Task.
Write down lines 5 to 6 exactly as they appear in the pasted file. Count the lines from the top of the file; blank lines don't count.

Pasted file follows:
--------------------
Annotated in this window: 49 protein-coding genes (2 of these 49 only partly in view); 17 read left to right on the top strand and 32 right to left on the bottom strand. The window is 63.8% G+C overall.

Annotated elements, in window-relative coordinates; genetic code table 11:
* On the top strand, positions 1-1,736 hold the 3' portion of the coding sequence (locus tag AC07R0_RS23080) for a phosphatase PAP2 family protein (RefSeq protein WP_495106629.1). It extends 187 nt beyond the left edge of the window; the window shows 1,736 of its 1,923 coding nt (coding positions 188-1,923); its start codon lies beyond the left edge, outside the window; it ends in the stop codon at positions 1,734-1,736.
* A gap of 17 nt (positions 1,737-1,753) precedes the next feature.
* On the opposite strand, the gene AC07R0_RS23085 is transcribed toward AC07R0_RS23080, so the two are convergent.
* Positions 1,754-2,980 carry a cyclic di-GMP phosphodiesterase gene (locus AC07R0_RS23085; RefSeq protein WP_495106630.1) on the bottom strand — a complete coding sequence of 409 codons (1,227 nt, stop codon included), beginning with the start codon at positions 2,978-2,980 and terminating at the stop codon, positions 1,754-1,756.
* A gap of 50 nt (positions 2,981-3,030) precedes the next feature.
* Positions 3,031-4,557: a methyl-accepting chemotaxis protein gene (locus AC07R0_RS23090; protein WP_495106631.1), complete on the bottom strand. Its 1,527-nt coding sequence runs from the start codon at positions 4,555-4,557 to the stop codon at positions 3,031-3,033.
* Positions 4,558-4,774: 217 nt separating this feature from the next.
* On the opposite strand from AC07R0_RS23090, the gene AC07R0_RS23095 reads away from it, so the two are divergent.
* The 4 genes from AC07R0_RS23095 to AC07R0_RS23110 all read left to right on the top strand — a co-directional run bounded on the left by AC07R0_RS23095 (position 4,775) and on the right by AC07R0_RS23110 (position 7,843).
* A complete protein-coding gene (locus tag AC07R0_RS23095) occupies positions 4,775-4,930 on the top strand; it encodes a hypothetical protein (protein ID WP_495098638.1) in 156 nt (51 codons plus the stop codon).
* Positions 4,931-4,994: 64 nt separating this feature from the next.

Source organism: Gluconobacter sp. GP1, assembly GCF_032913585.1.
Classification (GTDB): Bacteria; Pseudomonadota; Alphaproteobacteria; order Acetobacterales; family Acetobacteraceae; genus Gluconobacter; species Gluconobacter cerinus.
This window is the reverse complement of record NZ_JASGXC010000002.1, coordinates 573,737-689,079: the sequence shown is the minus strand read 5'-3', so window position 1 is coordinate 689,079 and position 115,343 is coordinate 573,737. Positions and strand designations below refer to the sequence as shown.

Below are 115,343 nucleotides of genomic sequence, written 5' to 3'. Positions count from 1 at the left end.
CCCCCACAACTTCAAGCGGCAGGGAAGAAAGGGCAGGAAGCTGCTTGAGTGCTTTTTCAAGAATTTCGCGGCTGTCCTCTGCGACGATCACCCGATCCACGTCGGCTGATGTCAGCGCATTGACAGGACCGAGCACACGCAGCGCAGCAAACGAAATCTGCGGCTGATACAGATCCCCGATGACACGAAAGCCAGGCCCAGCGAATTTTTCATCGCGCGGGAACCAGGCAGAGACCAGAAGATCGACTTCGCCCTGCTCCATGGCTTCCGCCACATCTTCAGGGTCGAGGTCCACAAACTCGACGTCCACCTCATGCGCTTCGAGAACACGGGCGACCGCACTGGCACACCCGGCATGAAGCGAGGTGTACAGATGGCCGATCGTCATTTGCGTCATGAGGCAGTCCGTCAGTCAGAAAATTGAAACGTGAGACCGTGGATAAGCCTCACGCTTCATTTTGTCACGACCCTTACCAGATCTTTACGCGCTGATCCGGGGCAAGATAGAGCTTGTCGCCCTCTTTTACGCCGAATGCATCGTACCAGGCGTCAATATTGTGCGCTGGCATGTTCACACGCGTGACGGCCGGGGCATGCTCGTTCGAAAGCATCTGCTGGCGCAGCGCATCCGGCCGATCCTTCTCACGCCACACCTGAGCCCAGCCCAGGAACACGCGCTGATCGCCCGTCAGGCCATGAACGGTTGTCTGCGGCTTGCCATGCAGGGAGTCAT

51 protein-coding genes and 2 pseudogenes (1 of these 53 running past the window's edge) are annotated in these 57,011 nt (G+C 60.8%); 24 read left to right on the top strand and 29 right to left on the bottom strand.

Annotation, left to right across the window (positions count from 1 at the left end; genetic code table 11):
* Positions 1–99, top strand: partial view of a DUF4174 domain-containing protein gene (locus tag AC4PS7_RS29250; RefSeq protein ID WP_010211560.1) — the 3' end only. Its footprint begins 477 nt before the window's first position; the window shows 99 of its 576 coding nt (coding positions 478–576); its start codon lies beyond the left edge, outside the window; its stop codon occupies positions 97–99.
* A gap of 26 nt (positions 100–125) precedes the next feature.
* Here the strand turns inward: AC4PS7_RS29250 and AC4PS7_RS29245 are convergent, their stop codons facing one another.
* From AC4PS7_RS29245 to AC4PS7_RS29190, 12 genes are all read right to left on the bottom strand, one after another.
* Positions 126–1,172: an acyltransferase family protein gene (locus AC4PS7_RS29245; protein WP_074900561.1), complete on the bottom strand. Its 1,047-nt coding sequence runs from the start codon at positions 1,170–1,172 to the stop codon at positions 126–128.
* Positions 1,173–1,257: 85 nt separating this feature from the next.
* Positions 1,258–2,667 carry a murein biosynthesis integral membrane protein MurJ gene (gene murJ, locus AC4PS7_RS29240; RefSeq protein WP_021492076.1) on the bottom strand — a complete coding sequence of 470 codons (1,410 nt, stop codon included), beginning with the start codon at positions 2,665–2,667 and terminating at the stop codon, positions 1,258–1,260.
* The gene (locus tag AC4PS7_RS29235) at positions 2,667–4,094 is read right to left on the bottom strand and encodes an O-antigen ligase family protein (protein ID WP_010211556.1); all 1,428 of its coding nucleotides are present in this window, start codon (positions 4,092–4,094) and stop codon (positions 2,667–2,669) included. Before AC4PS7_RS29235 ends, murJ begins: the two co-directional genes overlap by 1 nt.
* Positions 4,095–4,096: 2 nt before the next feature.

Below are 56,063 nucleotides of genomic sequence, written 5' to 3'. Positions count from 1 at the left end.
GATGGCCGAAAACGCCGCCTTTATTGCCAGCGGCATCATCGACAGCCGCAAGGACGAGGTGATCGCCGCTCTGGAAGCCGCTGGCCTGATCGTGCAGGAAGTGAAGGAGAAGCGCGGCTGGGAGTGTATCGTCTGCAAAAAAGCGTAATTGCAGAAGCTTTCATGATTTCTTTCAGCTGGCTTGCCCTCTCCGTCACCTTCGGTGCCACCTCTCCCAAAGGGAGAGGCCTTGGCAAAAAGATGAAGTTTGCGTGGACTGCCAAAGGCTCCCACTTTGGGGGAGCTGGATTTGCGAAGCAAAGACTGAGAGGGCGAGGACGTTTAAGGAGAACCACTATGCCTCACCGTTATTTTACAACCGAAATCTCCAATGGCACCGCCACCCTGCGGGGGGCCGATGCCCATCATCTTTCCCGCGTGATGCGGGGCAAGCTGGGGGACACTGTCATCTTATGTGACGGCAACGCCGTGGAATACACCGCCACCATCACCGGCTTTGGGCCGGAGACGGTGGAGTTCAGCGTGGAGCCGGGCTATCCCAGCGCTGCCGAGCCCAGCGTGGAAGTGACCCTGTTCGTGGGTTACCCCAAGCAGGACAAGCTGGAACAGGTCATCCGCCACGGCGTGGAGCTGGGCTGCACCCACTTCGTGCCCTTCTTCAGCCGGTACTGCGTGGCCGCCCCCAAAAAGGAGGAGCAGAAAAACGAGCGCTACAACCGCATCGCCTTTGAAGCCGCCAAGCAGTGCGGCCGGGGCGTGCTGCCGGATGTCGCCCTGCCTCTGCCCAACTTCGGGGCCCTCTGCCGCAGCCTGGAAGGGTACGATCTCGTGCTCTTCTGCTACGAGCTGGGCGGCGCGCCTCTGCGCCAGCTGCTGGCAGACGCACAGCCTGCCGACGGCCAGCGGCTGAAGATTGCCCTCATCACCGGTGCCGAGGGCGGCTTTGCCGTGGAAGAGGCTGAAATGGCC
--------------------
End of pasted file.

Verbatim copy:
* On the opposite strand, the gene AC07R0_RS23085 is transcribed toward AC07R0_RS23080, so the two are convergent.
* Positions 1,754-2,980 carry a cyclic di-GMP phosphodiesterase gene (locus AC07R0_RS23085; RefSeq protein WP_495106630.1) on the bottom strand — a complete coding sequence of 409 codons (1,227 nt, stop codon included), beginning with the start codon at positions 2,978-2,980 and terminating at the stop codon, positions 1,754-1,756.